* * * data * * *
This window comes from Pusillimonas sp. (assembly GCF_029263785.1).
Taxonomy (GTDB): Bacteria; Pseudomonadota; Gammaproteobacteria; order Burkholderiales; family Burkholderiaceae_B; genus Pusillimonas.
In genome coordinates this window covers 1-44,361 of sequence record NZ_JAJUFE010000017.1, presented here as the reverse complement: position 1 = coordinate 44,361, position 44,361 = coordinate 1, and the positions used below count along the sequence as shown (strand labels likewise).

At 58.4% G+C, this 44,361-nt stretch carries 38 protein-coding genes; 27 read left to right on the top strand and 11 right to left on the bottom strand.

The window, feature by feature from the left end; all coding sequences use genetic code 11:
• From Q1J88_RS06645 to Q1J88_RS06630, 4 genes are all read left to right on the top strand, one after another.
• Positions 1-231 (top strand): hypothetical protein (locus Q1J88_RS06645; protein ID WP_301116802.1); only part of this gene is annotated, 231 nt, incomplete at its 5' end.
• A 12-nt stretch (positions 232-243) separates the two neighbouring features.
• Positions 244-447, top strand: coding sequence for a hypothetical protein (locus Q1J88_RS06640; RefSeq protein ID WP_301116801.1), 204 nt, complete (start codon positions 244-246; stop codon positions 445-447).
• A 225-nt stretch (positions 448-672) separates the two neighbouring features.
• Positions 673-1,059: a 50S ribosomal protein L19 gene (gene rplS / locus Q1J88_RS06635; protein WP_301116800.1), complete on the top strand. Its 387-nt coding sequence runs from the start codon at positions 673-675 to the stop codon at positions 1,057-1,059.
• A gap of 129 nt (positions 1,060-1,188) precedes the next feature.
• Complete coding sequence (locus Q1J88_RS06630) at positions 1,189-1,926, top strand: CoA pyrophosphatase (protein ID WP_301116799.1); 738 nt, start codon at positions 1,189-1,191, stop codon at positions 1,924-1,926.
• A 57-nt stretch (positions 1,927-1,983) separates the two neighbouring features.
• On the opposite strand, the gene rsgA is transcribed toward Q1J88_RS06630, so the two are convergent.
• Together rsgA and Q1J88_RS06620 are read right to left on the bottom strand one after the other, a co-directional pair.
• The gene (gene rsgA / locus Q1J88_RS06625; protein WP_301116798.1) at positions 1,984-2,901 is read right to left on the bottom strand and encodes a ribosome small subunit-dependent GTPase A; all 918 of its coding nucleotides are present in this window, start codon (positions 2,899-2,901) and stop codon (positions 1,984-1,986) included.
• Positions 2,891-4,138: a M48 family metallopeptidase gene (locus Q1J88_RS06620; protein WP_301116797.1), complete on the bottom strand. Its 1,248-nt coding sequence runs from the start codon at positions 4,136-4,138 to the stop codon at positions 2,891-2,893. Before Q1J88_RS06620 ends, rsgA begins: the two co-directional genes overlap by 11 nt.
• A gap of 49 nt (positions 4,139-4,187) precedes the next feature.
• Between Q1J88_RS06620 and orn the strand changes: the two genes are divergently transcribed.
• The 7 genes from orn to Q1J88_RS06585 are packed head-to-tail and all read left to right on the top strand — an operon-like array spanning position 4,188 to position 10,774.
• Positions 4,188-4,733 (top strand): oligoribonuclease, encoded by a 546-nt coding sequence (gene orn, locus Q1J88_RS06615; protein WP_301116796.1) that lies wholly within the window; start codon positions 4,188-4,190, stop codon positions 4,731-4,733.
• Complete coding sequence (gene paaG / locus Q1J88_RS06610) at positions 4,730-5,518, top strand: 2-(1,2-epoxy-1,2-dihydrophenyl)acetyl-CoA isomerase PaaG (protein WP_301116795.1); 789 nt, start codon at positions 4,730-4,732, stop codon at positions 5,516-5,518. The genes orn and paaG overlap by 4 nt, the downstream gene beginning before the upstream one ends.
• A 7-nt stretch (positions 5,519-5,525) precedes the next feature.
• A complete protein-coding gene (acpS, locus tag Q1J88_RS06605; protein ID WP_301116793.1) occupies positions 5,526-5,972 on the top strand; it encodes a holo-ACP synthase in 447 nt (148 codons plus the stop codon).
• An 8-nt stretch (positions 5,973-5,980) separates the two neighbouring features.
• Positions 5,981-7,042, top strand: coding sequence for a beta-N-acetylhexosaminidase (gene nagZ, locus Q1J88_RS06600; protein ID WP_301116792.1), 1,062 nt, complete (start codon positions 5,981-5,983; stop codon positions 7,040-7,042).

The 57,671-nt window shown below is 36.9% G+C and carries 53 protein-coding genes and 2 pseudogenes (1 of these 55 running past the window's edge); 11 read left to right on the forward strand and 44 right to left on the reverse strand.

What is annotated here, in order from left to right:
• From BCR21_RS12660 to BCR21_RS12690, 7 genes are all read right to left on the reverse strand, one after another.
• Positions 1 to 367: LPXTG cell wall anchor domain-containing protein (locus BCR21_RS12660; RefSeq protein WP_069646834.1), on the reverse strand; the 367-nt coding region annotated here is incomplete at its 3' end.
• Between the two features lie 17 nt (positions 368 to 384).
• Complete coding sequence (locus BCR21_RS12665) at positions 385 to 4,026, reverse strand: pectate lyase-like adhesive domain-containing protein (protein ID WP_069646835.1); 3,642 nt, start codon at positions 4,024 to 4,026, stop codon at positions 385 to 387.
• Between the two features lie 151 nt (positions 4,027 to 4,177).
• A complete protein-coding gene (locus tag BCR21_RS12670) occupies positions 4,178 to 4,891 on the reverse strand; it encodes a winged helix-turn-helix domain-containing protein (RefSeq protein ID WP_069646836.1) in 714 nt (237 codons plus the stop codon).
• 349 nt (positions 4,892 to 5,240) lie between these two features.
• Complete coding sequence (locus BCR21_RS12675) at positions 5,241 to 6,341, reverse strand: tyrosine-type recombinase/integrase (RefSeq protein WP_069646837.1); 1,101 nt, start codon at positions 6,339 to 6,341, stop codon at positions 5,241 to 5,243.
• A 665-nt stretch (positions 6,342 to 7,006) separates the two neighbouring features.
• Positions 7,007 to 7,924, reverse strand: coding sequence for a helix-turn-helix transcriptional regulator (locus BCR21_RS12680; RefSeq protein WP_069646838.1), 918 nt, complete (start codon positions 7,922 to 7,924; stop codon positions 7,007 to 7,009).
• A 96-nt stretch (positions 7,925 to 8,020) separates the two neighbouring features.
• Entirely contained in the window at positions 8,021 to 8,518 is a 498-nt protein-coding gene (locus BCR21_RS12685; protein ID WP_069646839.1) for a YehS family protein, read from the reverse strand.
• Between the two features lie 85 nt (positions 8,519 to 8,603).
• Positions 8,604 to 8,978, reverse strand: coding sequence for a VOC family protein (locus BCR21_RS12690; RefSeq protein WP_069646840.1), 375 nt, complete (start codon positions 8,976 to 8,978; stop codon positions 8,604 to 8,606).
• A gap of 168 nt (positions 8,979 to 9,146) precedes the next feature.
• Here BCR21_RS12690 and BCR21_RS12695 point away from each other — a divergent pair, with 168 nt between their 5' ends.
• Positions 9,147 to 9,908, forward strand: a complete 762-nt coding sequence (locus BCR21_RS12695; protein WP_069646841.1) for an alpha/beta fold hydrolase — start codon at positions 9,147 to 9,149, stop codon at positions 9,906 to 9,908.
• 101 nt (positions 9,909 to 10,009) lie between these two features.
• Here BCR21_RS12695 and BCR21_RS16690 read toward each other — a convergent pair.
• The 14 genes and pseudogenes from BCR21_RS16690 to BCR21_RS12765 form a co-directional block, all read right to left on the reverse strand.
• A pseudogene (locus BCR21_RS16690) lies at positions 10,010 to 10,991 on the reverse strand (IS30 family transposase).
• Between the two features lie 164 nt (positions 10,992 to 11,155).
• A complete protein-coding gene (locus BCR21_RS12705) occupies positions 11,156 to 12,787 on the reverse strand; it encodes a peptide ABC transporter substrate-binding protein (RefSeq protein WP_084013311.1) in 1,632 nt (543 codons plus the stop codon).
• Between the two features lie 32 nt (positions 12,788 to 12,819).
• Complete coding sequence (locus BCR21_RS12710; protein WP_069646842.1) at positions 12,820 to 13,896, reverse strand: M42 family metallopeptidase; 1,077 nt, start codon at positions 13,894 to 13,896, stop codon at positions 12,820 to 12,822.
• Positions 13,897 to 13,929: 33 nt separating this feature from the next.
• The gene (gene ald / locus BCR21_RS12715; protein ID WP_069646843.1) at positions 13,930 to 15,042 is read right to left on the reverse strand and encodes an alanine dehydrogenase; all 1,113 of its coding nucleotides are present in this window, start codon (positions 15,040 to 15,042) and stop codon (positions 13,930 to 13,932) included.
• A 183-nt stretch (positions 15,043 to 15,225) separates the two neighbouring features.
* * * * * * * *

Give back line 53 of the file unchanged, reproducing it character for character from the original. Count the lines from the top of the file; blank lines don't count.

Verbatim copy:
• Between the two features lie 32 nt (positions 12,788 to 12,819).